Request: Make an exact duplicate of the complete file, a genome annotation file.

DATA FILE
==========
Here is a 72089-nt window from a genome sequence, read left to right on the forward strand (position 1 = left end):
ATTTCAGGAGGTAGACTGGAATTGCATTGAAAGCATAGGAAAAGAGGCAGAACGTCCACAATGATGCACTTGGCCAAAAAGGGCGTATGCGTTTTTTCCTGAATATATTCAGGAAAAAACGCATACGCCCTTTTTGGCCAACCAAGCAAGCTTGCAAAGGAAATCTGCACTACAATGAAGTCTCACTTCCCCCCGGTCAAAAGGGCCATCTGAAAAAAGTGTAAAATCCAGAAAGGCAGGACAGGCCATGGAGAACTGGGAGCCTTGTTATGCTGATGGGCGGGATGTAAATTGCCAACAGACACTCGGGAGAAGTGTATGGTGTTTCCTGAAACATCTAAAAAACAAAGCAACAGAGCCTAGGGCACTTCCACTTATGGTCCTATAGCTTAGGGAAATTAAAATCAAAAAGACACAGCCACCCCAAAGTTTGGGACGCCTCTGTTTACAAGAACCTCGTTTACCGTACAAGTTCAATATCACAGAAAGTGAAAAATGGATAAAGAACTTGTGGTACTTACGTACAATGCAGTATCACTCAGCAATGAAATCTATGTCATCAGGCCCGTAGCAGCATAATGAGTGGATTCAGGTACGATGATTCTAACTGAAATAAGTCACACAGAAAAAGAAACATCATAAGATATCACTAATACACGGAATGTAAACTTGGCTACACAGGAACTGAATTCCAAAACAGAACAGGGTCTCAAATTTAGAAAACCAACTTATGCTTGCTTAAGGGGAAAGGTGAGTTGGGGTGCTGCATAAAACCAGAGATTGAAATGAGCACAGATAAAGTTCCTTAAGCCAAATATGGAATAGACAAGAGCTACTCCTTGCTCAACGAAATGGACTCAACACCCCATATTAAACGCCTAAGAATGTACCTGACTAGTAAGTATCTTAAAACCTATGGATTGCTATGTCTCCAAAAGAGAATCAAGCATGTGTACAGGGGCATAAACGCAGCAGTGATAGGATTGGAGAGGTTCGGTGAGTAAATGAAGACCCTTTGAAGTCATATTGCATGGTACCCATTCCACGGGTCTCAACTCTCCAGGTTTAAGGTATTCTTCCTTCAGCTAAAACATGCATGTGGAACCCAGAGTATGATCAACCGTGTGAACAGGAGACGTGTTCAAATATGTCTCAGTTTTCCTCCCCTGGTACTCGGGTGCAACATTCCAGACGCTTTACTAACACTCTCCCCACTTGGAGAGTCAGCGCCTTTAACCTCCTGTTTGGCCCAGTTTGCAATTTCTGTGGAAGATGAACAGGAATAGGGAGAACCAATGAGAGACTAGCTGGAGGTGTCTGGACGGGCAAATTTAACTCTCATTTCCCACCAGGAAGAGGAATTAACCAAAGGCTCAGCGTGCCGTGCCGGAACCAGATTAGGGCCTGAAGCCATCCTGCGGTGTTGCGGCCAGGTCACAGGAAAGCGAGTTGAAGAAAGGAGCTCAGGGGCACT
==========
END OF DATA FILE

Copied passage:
Here is a 72089-nt window from a genome sequence, read left to right on the forward strand (position 1 = left end):
ATTTCAGGAGGTAGACTGGAATTGCATTGAAAGCATAGGAAAAGAGGCAGAACGTCCACAATGATGCACTTGGCCAAAAAGGGCGTATGCGTTTTTTCCTGAATATATTCAGGAAAAAACGCATACGCCCTTTTTGGCCAACCAAGCAAGCTTGCAAAGGAAATCTGCACTACAATGAAGTCTCACTTCCCCCCGGTCAAAAGGGCCATCTGAAAAAAGTGTAAAATCCAGAAAGGCAGGACAGGCCATGGAGAACTGGGAGCCTTGTTATGCTGATGGGCGGGATGTAAATTGCCAACAGACACTCGGGAGAAGTGTATGGTGTTTCCTGAAACATCTAAAAAACAAAGCAACAGAGCCTAGGGCACTTCCACTTATGGTCCTATAGCTTAGGGAAATTAAAATCAAAAAGACACAGCCACCCCAAAGTTTGGGACGCCTCTGTTTACAAGAACCTCGTTTACCGTACAAGTTCAATATCACAGAAAGTGAAAAATGGATAAAGAACTTGTGGTACTTACGTACAATGCAGTATCACTCAGCAATGAAATCTATGTCATCAGGCCCGTAGCAGCATAATGAGTGGATTCAGGTACGATGATTCTAACTGAAATAAGTCACACAGAAAAAGAAACATCATAAGATATCACTAATACACGGAATGTAAACTTGGCTACACAGGAACTGAATTCCAAAACAGAACAGGGTCTCAAATTTAGAAAACCAACTTATGCTTGCTTAAGGGGAAAGGTGAGTTGGGGTGCTGCATAAAACCAGAGATTGAAATGAGCACAGATAAAGTTCCTTAAGCCAAATATGGAATAGACAAGAGCTACTCCTTGCTCAACGAAATGGACTCAACACCCCATATTAAACGCCTAAGAATGTACCTGACTAGTAAGTATCTTAAAACCTATGGATTGCTATGTCTCCAAAAGAGAATCAAGCATGTGTACAGGGGCATAAACGCAGCAGTGATAGGATTGGAGAGGTTCGGTGAGTAAATGAAGACCCTTTGAAGTCATATTGCATGGTACCCATTCCACGGGTCTCAACTCTCCAGGTTTAAGGTATTCTTCCTTCAGCTAAAACATGCATGTGGAACCCAGAGTATGATCAACCGTGTGAACAGGAGACGTGTTCAAATATGTCTCAGTTTTCCTCCCCTGGTACTCGGGTGCAACATTCCAGACGCTTTACTAACACTCTCCCCACTTGGAGAGTCAGCGCCTTTAACCTCCTGTTTGGCCCAGTTTGCAATTTCTGTGGAAGATGAACAGGAATAGGGAGAACCAATGAGAGACTAGCTGGAGGTGTCTGGACGGGCAAATTTAACTCTCATTTCCCACCAGGAAGAGGAATTAACCAAAGGCTCAGCGTGCCGTGCCGGAACCAGATTAGGGCCTGAAGCCATCCTGCGGTGTTGCGGCCAGGTCACAGGAAAGCGAGTTGAAGAAAGGAGCTCAGGGGCACT